Saturday, December 18, 2010

Part 2: Scapegoating and Trickle Down Torture

The Bad Apples on Trial

The Attorneys of the court-martialed soldiers argued that the defendants should not be held responsible for the abuse of detainees because their actions stemmed from policies implemented by the Bush administration. Policies that migrated from Guantanamo and Afghanistan to the dysfunctional environment of Abu Ghraib, and created a new environment that normalized and commended abuse. This environment allowed and encouraged soldiers to commit the sadistic abuses like those captured in the pictures (Alkadry and Witt 2009, Smuelers and van Niekerk 2008). The defense’s expert witness Stjepan G. Mestrovic described the dynamics of the trial in his 2007 book, The Trials of Abu Ghraib: An Expert Witness Account of Shame and Honor:

The defense teams tried, and failed, to get high-ranking officers, and even the secretary of defense to testify. For the most part, the defense teams were putting the Army on trial… the government seemed guilty, in part for the unlawful policies and chaos that were established at Abu Ghraib and elsewhere, yet the government was going through the rituals of justice and assigning blame onto its lowest-ranking soldiers. (Mestrovic 2007, 18)

Investigations conducted by the government, The International Red Cross, and Human Rights Watch confirmed the defense’s arguments about the dysfunctional environment. However, the trials were not about determining guilt or innocence, rather they were:

About defending the positive image of the U.S Army against the seven rotten apples who were depicted as having brought shame and dishonor to the army… The trials were not about the Iraqi prisoners; not about violations of the Geneva Conventions; not about policies that emanated from the White House and trickled down the chain of command; not about the abuse that was committed… and not about Gitmoization, which seems to be the primary source of the social toxins that poisoned Abu Ghraib. (Mestrovic 2007, 8)

The Taguba (2004) Schlesinger (2004), Fay (2004), and Human Rights Watch Report (2005), all acknowledged how the dysfunctional environment created unfavorable conditions, which allowed sadistic behaviors to happen. The Schlesinger and Fay reports do not accept the dysfunctional environment excuse as acceptable.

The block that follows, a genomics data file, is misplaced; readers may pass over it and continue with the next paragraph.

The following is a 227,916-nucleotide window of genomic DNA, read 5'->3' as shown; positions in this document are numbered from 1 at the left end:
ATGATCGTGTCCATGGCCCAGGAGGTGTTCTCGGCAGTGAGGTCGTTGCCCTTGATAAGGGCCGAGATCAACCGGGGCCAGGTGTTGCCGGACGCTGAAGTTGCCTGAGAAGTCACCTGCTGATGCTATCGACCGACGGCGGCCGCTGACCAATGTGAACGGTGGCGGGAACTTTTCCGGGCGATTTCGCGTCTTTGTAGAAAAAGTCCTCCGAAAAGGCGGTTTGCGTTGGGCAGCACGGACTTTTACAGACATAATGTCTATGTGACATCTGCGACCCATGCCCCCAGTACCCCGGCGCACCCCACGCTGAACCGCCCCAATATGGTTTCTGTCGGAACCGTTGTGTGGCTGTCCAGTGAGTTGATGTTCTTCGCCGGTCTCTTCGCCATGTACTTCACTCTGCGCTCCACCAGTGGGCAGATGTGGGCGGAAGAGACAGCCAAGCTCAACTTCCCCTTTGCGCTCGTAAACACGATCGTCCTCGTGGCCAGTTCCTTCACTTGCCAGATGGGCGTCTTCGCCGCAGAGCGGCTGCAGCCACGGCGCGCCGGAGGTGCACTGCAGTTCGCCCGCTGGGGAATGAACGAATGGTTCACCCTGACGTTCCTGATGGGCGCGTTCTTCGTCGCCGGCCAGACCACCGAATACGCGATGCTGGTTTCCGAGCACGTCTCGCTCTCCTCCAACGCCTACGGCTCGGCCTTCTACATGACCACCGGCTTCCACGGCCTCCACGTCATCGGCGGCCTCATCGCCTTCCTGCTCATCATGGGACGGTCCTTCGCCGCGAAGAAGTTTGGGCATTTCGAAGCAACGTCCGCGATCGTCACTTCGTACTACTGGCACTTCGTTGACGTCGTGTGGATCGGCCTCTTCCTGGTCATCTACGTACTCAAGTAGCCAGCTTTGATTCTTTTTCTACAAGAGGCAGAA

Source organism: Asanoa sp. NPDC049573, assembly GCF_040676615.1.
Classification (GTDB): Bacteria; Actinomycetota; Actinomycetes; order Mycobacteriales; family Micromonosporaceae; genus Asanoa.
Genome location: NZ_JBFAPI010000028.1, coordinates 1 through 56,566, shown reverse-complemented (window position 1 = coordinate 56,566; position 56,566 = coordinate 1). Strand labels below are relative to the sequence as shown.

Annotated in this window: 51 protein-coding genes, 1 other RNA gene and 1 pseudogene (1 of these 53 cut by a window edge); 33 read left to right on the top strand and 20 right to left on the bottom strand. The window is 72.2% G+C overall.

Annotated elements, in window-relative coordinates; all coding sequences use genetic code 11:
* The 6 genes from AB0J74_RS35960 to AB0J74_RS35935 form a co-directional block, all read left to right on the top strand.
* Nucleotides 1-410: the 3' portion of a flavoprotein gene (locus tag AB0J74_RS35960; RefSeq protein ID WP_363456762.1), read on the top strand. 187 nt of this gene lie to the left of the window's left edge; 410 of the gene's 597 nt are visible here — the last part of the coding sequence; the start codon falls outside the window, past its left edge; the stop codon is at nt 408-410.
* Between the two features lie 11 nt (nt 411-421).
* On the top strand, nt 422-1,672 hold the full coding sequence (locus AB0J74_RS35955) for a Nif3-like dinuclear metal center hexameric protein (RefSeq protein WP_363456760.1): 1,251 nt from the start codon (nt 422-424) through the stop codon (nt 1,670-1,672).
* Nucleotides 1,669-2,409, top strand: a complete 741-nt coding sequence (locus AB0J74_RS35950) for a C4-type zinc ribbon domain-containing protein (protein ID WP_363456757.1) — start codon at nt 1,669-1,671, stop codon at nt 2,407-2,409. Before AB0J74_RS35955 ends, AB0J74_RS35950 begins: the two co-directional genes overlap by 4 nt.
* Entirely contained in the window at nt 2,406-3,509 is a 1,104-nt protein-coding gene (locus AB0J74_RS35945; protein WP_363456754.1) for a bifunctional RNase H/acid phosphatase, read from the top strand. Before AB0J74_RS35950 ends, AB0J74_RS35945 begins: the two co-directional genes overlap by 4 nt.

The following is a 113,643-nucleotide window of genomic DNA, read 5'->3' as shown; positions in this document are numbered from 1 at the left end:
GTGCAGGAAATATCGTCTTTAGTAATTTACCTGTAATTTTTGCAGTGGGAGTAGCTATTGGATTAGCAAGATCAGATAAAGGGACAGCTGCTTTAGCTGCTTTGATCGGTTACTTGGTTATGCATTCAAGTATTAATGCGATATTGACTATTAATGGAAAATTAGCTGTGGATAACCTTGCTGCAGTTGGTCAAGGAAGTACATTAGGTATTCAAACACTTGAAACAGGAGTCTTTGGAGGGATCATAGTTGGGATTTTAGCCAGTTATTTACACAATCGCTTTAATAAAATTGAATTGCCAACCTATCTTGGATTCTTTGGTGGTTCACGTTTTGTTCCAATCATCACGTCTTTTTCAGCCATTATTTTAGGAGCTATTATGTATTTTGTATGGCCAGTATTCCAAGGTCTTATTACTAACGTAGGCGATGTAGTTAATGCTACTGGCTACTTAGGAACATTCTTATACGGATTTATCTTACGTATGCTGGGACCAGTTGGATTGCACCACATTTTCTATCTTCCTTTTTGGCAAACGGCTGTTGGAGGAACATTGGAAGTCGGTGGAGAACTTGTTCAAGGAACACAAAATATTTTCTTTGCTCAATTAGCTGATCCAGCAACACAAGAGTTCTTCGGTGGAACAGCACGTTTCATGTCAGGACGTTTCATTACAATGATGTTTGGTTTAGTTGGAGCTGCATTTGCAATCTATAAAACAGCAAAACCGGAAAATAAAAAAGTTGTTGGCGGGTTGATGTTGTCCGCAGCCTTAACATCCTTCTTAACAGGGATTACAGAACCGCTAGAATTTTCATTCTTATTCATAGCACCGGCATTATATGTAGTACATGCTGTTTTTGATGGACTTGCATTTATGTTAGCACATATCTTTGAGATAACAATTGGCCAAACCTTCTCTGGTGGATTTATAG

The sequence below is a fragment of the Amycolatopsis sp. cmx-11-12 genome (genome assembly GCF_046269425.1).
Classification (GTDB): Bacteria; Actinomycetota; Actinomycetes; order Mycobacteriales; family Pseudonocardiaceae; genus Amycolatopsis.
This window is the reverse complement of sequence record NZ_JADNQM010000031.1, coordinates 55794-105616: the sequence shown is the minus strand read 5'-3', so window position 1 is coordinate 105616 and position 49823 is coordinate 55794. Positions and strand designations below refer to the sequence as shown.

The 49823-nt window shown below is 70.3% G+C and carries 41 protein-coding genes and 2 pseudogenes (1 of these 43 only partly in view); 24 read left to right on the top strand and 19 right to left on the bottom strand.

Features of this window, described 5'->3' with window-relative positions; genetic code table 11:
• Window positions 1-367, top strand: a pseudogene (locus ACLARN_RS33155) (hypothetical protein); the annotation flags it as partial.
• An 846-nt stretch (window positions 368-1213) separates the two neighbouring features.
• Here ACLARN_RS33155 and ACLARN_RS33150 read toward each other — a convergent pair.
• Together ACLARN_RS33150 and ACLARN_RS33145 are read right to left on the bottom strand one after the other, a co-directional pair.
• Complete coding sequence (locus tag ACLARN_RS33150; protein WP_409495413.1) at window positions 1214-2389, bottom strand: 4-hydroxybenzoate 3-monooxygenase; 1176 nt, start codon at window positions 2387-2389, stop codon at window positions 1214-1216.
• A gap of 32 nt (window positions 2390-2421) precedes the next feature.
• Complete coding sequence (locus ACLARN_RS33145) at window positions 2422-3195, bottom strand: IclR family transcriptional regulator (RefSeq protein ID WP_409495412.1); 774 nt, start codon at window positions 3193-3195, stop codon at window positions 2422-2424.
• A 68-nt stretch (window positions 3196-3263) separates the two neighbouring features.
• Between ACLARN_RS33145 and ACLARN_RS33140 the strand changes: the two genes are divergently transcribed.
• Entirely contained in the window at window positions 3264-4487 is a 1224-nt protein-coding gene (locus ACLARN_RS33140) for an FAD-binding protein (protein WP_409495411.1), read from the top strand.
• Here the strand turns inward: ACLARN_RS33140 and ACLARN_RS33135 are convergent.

Based on the Taguba and Jones/Fay investigations, ‘setting favorable conditions’ had some basis in fact at Abu Ghraib, but it was also used as an excuse for abusive behavior toward detainees. (Schlesinger 2004, 77)

The MPs being investigated claim their actions came at the direction of MI. Although self- serving, these claims do have some basis in fact. The climate created at Abu Ghraib provided the opportunity for such abuse to occur and to continue undiscovered by higher authority for a long period of time. (Fay 2004, 71)

Mestrovic asks, if the environment is not an applicable excuse, then ”who or what is responsible for introducing the unlawful climate and failing to restore it to a lawful, normative state?” (Mestrovic 2007, 57)

Who is to Blame? Trickle Down Torture

Four themes emerge from the numerous reports and articles about Abu Ghraib: sadistic abuse did occur by a group of individuals (“bad apples” (Mestrovic 2007)) and was captured in the revealed photographs; abuse was not unique or limited to the individuals or Abu Ghraib; the dysfunctional nature of Abu Ghraib created an environment where such abuse could occur; and policies implemented by the Bush administration trickled down the chain of command and contributed to the dysfunctional environment at Abu Ghraib. The Fay Report does not relieve the “bad apples” of responsibility but does document a number of dysfunctions that led to abuse at Abu Ghraib including the photographed abuse.